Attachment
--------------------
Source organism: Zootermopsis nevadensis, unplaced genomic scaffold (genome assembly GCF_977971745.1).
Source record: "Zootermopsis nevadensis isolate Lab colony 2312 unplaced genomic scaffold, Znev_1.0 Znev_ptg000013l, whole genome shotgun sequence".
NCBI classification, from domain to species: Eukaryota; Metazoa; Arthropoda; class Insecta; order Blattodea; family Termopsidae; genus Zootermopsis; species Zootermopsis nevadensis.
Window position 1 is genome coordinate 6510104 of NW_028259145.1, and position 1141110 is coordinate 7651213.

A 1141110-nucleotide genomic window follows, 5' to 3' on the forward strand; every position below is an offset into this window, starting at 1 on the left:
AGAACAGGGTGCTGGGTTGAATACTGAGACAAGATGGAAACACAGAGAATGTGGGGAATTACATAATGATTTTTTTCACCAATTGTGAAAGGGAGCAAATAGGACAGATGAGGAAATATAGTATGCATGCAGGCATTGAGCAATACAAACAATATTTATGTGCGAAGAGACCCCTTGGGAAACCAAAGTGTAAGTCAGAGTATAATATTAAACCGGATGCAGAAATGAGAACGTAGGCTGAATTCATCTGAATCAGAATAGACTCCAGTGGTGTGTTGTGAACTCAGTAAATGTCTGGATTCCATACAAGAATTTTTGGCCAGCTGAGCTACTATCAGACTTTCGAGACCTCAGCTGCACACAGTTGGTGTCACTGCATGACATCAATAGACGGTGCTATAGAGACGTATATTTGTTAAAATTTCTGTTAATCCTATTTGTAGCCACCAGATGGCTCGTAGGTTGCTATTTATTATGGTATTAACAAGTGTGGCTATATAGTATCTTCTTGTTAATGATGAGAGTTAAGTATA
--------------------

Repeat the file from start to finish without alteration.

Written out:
Source organism: Zootermopsis nevadensis, unplaced genomic scaffold (genome assembly GCF_977971745.1).
Source record: "Zootermopsis nevadensis isolate Lab colony 2312 unplaced genomic scaffold, Znev_1.0 Znev_ptg000013l, whole genome shotgun sequence".
NCBI classification, from domain to species: Eukaryota; Metazoa; Arthropoda; class Insecta; order Blattodea; family Termopsidae; genus Zootermopsis; species Zootermopsis nevadensis.
Window position 1 is genome coordinate 6510104 of NW_028259145.1, and position 1141110 is coordinate 7651213.

A 1141110-nucleotide genomic window follows, 5' to 3' on the forward strand; every position below is an offset into this window, starting at 1 on the left:
AGAACAGGGTGCTGGGTTGAATACTGAGACAAGATGGAAACACAGAGAATGTGGGGAATTACATAATGATTTTTTTCACCAATTGTGAAAGGGAGCAAATAGGACAGATGAGGAAATATAGTATGCATGCAGGCATTGAGCAATACAAACAATATTTATGTGCGAAGAGACCCCTTGGGAAACCAAAGTGTAAGTCAGAGTATAATATTAAACCGGATGCAGAAATGAGAACGTAGGCTGAATTCATCTGAATCAGAATAGACTCCAGTGGTGTGTTGTGAACTCAGTAAATGTCTGGATTCCATACAAGAATTTTTGGCCAGCTGAGCTACTATCAGACTTTCGAGACCTCAGCTGCACACAGTTGGTGTCACTGCATGACATCAATAGACGGTGCTATAGAGACGTATATTTGTTAAAATTTCTGTTAATCCTATTTGTAGCCACCAGATGGCTCGTAGGTTGCTATTTATTATGGTATTAACAAGTGTGGCTATATAGTATCTTCTTGTTAATGATGAGAGTTAAGTATA